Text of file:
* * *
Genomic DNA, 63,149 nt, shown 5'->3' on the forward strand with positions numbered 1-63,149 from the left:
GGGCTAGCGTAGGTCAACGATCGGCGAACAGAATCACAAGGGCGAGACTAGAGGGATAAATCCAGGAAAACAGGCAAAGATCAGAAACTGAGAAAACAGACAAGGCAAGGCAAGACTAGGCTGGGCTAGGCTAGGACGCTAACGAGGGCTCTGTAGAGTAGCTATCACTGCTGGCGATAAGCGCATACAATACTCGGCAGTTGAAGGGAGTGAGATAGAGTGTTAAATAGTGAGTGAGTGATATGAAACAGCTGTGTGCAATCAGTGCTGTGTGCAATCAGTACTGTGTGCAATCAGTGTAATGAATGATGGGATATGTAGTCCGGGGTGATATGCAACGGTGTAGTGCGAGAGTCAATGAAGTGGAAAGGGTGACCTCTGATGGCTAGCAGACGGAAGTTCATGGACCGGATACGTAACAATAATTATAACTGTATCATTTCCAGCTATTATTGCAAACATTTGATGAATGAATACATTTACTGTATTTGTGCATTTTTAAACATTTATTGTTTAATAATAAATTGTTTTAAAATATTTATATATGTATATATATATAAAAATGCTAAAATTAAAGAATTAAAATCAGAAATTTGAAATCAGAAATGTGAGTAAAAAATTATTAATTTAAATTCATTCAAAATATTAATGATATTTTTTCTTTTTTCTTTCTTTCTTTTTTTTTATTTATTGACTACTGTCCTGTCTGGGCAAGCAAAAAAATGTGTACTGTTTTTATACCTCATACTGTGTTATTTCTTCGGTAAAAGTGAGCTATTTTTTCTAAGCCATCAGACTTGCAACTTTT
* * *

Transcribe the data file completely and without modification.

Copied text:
Genomic DNA, 63,149 nt, shown 5'->3' on the forward strand with positions numbered 1-63,149 from the left:
GGGCTAGCGTAGGTCAACGATCGGCGAACAGAATCACAAGGGCGAGACTAGAGGGATAAATCCAGGAAAACAGGCAAAGATCAGAAACTGAGAAAACAGACAAGGCAAGGCAAGACTAGGCTGGGCTAGGCTAGGACGCTAACGAGGGCTCTGTAGAGTAGCTATCACTGCTGGCGATAAGCGCATACAATACTCGGCAGTTGAAGGGAGTGAGATAGAGTGTTAAATAGTGAGTGAGTGATATGAAACAGCTGTGTGCAATCAGTGCTGTGTGCAATCAGTACTGTGTGCAATCAGTGTAATGAATGATGGGATATGTAGTCCGGGGTGATATGCAACGGTGTAGTGCGAGAGTCAATGAAGTGGAAAGGGTGACCTCTGATGGCTAGCAGACGGAAGTTCATGGACCGGATACGTAACAATAATTATAACTGTATCATTTCCAGCTATTATTGCAAACATTTGATGAATGAATACATTTACTGTATTTGTGCATTTTTAAACATTTATTGTTTAATAATAAATTGTTTTAAAATATTTATATATGTATATATATATAAAAATGCTAAAATTAAAGAATTAAAATCAGAAATTTGAAATCAGAAATGTGAGTAAAAAATTATTAATTTAAATTCATTCAAAATATTAATGATATTTTTTCTTTTTTCTTTCTTTCTTTTTTTTTATTTATTGACTACTGTCCTGTCTGGGCAAGCAAAAAAATGTGTACTGTTTTTATACCTCATACTGTGTTATTTCTTCGGTAAAAGTGAGCTATTTTTTCTAAGCCATCAGACTTGCAACTTTT